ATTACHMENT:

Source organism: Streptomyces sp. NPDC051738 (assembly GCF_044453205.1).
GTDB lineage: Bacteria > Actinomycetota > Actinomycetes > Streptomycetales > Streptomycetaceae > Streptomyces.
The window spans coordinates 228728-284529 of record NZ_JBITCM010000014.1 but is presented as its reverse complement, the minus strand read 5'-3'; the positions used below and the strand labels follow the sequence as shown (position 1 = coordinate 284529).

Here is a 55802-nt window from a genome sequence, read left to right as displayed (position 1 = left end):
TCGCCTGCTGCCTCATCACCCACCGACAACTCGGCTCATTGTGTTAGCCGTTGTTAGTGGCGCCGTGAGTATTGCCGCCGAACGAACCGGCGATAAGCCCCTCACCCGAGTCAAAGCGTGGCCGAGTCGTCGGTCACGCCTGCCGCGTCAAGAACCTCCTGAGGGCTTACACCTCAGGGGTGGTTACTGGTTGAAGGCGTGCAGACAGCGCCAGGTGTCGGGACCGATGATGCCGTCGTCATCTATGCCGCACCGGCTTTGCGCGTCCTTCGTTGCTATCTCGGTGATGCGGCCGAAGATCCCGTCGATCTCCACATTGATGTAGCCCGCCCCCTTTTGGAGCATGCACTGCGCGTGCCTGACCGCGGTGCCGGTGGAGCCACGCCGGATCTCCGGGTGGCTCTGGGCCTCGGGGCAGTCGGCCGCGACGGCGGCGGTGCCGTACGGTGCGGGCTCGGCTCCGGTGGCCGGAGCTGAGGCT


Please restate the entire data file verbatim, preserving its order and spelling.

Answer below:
Source organism: Streptomyces sp. NPDC051738 (assembly GCF_044453205.1).
GTDB lineage: Bacteria > Actinomycetota > Actinomycetes > Streptomycetales > Streptomycetaceae > Streptomyces.
The window spans coordinates 228728-284529 of record NZ_JBITCM010000014.1 but is presented as its reverse complement, the minus strand read 5'-3'; the positions used below and the strand labels follow the sequence as shown (position 1 = coordinate 284529).

Here is a 55802-nt window from a genome sequence, read left to right as displayed (position 1 = left end):
TCGCCTGCTGCCTCATCACCCACCGACAACTCGGCTCATTGTGTTAGCCGTTGTTAGTGGCGCCGTGAGTATTGCCGCCGAACGAACCGGCGATAAGCCCCTCACCCGAGTCAAAGCGTGGCCGAGTCGTCGGTCACGCCTGCCGCGTCAAGAACCTCCTGAGGGCTTACACCTCAGGGGTGGTTACTGGTTGAAGGCGTGCAGACAGCGCCAGGTGTCGGGACCGATGATGCCGTCGTCATCTATGCCGCACCGGCTTTGCGCGTCCTTCGTTGCTATCTCGGTGATGCGGCCGAAGATCCCGTCGATCTCCACATTGATGTAGCCCGCCCCCTTTTGGAGCATGCACTGCGCGTGCCTGACCGCGGTGCCGGTGGAGCCACGCCGGATCTCCGGGTGGCTCTGGGCCTCGGGGCAGTCGGCCGCGACGGCGGCGGTGCCGTACGGTGCGGGCTCGGCTCCGGTGGCCGGAGCTGAGGCT